• 1031 tax-deferred exchange to reinvest sales proceeds in a like-kind property
  • Delaware Statutory Trust and TICs investments to passively own income-producing real estate
  • Qualified Opportunity Zones allow for the deferral of capital gain tax, basis step-up, and exclusion of any tax on new gains

Capital gains tax law can be complicated. That’s why it’s important to work with a specialist like Realized1031, who has a proven track record of helping real estate investors to defer capital gains with 1031 exchanges.

For more information, please email us at info@realized1031.com or call (877) 797-1031.

 

Information is based on data gathered from what we believe are reliable sources. It is not guaranteed as to accuracy, does not purport to be complete and is not intended to be used as a primary basis for investment decisions. 

There are material risks associated with investing in DST properties and real estate securities including liquidity, tenant vacancies, general market conditions and competition, lack of operating history, interest rate risks, the risk of new supply coming to market and softening rental rates, general risks of owning/operating commercial and multifamily properties, short term leases associated with multi-family properties, financing risks, potential adverse tax consequences, general economic risks, development risks, long hold periods, and potential loss of the entire investment principal. Past performance is not a guarantee of future results. Potential cash flow, returns and appreciation are not guaranteed. IRC Section 1031 is a complex tax concept; consult your legal or tax professional regarding the specifics of your particular situation. This is not a solicitation or an offer to sell any securities.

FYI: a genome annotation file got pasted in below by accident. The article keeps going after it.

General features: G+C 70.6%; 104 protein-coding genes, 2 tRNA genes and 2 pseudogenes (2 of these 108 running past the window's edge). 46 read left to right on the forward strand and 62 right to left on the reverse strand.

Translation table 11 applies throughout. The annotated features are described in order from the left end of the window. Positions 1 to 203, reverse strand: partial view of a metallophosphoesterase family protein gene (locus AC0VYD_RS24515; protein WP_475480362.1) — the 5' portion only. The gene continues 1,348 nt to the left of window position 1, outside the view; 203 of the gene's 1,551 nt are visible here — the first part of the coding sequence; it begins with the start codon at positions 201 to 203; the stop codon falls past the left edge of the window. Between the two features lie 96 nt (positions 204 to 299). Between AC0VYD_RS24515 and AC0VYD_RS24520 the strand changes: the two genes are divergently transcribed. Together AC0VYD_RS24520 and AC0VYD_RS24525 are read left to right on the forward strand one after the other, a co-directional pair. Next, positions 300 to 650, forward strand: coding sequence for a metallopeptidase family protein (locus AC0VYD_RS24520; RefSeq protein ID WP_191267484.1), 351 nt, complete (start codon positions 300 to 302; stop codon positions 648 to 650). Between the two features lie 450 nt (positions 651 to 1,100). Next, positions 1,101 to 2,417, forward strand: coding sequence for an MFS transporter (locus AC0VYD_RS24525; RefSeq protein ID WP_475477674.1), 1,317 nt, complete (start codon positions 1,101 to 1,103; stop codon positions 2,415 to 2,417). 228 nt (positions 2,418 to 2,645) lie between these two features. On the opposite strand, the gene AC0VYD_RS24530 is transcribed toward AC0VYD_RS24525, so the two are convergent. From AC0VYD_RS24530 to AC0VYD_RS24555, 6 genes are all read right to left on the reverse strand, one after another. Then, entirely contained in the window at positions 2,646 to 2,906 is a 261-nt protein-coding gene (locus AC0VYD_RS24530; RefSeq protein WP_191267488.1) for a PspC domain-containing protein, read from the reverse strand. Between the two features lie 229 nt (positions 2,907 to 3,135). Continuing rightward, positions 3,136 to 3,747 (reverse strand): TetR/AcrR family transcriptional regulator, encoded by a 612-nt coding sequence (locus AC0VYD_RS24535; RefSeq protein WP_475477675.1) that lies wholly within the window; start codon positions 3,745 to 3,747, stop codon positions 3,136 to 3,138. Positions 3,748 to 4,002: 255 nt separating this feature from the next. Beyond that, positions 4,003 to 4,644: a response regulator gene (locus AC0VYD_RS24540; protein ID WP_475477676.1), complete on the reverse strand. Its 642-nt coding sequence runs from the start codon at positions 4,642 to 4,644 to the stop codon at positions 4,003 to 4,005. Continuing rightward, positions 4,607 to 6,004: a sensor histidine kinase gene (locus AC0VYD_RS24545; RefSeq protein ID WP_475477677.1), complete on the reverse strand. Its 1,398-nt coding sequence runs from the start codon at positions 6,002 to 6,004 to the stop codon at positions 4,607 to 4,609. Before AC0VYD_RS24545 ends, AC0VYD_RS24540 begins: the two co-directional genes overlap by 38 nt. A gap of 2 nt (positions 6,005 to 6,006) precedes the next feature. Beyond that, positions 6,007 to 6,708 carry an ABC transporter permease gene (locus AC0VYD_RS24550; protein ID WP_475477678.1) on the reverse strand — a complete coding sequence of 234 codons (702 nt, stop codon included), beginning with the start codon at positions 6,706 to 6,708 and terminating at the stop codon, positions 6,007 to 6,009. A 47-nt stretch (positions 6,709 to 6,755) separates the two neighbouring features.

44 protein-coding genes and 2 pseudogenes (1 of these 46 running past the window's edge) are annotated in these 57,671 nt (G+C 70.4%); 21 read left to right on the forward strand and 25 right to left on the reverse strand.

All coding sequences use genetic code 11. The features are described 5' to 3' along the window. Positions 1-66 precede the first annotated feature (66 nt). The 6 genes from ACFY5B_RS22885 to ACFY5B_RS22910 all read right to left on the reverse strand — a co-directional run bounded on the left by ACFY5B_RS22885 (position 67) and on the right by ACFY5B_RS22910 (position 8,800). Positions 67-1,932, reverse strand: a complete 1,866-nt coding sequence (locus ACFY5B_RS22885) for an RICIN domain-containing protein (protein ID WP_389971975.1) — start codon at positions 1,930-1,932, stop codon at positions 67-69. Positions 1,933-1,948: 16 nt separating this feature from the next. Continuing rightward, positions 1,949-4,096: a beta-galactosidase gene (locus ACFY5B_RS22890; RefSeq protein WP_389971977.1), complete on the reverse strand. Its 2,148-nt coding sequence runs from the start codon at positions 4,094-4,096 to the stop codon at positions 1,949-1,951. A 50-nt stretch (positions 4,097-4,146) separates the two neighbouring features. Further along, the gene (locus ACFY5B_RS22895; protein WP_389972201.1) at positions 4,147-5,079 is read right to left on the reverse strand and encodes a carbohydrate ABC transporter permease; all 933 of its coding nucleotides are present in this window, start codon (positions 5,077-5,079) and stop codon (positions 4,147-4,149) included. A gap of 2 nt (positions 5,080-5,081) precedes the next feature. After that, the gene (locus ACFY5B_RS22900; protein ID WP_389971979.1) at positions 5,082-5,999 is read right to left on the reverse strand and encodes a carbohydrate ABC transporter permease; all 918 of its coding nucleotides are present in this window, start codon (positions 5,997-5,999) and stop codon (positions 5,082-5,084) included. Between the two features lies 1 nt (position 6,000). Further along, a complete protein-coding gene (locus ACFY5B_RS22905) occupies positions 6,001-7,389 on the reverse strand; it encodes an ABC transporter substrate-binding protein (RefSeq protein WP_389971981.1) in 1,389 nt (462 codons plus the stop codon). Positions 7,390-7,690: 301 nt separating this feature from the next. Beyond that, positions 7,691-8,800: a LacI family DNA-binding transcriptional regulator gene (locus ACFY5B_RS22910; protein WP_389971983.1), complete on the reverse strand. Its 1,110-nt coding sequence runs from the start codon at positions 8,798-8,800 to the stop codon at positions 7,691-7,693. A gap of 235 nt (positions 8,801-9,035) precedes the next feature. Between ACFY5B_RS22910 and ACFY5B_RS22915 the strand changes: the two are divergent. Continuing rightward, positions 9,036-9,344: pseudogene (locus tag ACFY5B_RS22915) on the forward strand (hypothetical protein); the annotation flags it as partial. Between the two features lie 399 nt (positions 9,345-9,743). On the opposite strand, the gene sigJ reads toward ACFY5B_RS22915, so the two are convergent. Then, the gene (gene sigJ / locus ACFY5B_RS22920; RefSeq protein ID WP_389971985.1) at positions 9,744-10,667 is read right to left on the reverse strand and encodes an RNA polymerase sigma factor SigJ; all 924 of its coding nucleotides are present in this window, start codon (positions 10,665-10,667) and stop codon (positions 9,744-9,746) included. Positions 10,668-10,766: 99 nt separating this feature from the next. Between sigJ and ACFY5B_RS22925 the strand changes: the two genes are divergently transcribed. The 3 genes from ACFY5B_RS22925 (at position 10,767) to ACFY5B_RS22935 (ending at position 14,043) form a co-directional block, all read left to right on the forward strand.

Investing is not suitable for all investors due to its speculative nature. All investors must be “accredited investors” and/or “qualified purchasers” as defined in the securities laws before they can invest in the Fund.

Realized does not offer legal or tax advice. Please consult the appropriate professional regarding your individual circumstance.

IRS CIRCULAR 230

To ensure compliance with requirements imposed by the IRS under Circular 230, we inform you that any U.S. Federal tax advice contained in this communication, unless otherwise specifically stated, was not intended or written to be used, and cannot be used, for the purpose of (1) avoiding penalties under the Internal Revenue Code or (2) promoting, marketing, or recommending to another party any matters addressed herein.

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Capital Gain Tax Rates by State